Anarchism in Estonia

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The history of Anarchism in Estonia dates back to the Russian Revolution, seeing a resurgence after the Singing Revolution.


In September 1917, the Anarchist Communist Youth Association of Narva was founded in Narva. It established libraries, autonomous groups, choirs and an orchestra for young anarcho-communists to participate in.[1] However, the Estonian War of Independence brought its activity to an end, as Narva was occupied by the nascent Commune of the Working People of Estonia, a puppet state of the Russian Soviet Federative Socialist Republic.[citation needed]

After Estonia achieved independence, the anarchist movement in the country was suppressed; first by the Estonian Defence League, then by the anti-communist Vaps Movement, and finally with the outlawing of opposition groups with the beginning of the Era of Silence, a period of authoritarian rule by Konstantin Päts. Political opposition remained suppressed following the Soviet occupation, the subsequent Nazi occupation and finally the Soviet annexation.

In the 1970s, the anarchist movement re-emerged in the Estonian Soviet Socialist Republic, as part of the Estonian punk subculture. The Singing Revolution, which brought an end to Soviet rule in the Baltic states and saw the return of freedom of expression, allowed for the complete re-organization of the anarchist movement. This first took form on May 10, 1995, with the foundation of the "Anarchist League of Estonia" (Estonian: Maavalla Anarhistlik Liit, MAL) by a group of individualist anarchists.[2] This was followed on May 1, 1999, by the Fraternitas Anarchensis Corporation (Estonian: Korporatsioon Fraternitas Anarchensis, KFA),[3] on April 30, 2002, by the Estonian Anarchist Party (Estonian: Eesti Anarhistlik Partei, EAP)[4] and on February 22, 2006, by RedBlack (Estonian: PunaMust, PM).[5]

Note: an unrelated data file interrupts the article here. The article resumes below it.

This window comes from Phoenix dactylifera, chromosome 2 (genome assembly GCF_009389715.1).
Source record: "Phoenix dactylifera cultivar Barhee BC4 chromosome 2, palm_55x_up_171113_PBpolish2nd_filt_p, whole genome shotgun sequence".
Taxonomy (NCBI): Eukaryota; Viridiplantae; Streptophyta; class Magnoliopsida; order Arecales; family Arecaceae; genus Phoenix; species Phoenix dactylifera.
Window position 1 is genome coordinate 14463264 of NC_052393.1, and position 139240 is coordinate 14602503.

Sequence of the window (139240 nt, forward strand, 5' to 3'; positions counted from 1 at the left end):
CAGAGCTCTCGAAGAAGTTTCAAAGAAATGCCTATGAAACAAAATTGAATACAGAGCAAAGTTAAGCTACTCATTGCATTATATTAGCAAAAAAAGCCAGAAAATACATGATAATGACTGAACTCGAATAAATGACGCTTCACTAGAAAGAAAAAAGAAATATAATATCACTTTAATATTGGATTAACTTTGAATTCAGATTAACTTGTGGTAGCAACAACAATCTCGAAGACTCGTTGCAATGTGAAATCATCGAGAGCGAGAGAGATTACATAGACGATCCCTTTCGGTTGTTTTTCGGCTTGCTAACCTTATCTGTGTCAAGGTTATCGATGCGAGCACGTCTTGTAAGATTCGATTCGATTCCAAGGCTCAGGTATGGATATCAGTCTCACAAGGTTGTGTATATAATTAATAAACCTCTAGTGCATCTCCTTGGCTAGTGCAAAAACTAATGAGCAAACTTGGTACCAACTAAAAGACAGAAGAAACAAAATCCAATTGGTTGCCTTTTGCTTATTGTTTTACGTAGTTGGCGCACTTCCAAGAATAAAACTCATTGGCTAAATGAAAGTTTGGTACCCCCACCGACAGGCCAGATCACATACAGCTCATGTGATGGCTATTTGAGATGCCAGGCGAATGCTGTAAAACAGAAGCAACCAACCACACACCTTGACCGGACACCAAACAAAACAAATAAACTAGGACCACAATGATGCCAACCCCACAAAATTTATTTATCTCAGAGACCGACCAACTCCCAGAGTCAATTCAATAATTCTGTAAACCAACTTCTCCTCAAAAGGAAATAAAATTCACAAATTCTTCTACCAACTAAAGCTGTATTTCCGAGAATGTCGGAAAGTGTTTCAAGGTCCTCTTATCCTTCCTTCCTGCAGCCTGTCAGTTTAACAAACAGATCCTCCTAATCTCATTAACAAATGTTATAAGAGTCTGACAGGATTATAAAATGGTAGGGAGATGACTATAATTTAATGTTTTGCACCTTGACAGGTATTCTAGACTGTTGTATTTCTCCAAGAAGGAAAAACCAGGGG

See also[edit]


  1. ^ Martinson, Karl. "Noorteliikumine Eestis Pöördelistel Aastatel 1914–1917". Noorteliikumise Ajaloost Eestis (Thesis) (in Estonian). Archived from the original on June 24, 2007. Retrieved August 27, 2007.
  2. ^ "Aims and Principles". Anarchist League of Estonia. September 3, 2006. Archived from the original on September 30, 2007.
  3. ^ Pau, Martin (November 16, 2006). "Looduskaitsja anarhistide ridadest". Postimees. Archived from the original on December 31, 2019.
  4. ^ "Põhikirja tutvustus". Eesti Anarhistlik Partei. 2002. Archived from the original on March 3, 2016.
  5. ^ "About PunaMust". PunaMust. December 2, 2009. Archived from the original on March 19, 2014.